Forget To "Winterize"
By Beth A. Leonard
With E10 gasoline, special care needs to be taken before storing it for the winter. But what if you didn't get around to it before the cold weather came?
Before ethanol, you didn't have to think too much about winter storage of your fuel. If you put a stabilizer in whenever you filled the tank, the gasoline would be fine come spring whether the tank was nearly full or nearly empty. But that's not true with E10 — gasoline with 10-percent ethanol in it. Since E10, manufacturers have strongly recommended either emptying the tanks completely or topping them up and adding stabilizer for the winter. So what would you do if you forgot?
Ethanol Plus Water Equals Problems
Ethanol is hydrophilic — it likes to absorb water. Water can get into your tank through leaks in the gaskets on the filler cap or from condensation inside the tank due to temperature changes. If water does get in, the ethanol in the gasoline will absorb it. That's acceptable with small amounts of water because it will simply be burned in the combustion cycle without harming anything. But ethanol can only absorb so much water. When it becomes completely saturated, phase separation occurs, and the corrosive ethanol-water mixture sinks to the bottom of the tank. If the engine is run, this mixture can damage seals, O-rings, injectors, and other delicate engine parts. The upper "gasoline" layer will be depleted of ethanol and have a reduced octane level, which can also cause engine problems.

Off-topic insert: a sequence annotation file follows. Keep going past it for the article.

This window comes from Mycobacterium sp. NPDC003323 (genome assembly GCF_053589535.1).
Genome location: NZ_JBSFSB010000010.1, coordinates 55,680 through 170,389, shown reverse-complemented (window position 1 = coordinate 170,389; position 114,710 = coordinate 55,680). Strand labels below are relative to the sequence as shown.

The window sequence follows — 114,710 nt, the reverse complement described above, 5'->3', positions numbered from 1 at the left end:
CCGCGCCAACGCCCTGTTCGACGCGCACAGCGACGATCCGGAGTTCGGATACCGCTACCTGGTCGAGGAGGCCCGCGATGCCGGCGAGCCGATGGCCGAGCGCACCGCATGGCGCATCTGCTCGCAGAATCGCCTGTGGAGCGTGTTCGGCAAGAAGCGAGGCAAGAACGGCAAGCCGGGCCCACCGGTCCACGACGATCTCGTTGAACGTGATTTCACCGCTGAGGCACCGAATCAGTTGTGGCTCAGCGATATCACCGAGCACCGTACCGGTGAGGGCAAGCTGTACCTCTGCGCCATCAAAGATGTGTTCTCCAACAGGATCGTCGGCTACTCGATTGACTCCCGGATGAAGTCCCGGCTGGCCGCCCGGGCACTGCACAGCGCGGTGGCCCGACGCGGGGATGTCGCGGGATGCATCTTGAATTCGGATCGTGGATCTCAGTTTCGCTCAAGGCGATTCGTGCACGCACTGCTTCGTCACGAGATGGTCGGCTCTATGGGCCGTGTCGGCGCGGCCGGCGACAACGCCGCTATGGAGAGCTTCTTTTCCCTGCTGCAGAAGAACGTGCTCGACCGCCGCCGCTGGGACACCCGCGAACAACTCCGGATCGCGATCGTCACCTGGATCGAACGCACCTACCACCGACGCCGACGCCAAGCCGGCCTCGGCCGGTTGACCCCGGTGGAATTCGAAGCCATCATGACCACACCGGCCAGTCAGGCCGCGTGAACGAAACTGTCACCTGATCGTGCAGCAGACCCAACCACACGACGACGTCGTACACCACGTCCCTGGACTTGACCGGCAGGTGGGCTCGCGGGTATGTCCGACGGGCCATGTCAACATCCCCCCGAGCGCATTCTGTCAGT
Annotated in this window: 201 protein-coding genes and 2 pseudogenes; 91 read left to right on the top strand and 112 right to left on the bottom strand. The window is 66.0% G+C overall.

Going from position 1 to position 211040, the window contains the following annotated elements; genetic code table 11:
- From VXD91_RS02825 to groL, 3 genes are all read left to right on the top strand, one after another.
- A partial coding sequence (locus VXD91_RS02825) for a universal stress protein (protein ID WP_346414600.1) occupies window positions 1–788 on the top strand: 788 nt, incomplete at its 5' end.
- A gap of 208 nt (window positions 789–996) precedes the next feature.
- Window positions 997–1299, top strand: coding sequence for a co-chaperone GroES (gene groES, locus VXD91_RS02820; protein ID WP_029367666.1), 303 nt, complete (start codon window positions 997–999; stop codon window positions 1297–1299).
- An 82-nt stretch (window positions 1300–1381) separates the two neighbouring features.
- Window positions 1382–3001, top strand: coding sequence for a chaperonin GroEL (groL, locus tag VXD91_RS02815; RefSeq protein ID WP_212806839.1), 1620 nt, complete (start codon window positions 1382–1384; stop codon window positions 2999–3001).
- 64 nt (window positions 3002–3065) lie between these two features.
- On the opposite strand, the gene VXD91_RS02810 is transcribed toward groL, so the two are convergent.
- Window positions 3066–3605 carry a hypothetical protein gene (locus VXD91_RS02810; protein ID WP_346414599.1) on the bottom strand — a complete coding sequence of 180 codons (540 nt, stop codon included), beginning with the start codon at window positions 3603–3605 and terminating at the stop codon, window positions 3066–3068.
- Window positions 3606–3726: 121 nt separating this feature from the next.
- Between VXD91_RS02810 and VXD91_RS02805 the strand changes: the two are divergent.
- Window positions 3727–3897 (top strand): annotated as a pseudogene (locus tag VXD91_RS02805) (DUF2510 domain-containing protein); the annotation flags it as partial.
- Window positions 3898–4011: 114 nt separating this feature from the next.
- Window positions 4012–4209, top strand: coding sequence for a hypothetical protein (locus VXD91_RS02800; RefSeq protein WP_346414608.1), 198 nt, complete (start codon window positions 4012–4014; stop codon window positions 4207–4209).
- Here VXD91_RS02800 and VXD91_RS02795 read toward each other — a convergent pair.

The chances of phase separation happening increase if you leave the tank partially full in cold weather. With a full tank, there's no room for condensation to form so there should be no water for the ethanol to absorb. The more room there is in the tank, the more surface area there is for condensation formation and the less ethanol there is to absorb the resulting water. Cycling temperatures from warm to cold also increases the amount of condensation. Finally, ethanol cannot absorb as much water at low temperatures as it can when it's warmer, so the gasoline will phase separate sooner in colder temperatures (see chart below).
Once phase separation occurs, there is no way to reverse it. No additive can rejuvenate bad gasoline despite advertising claims to the contrary. Bad fuel is bad fuel, and the only options are to dispose of it or recondition it.
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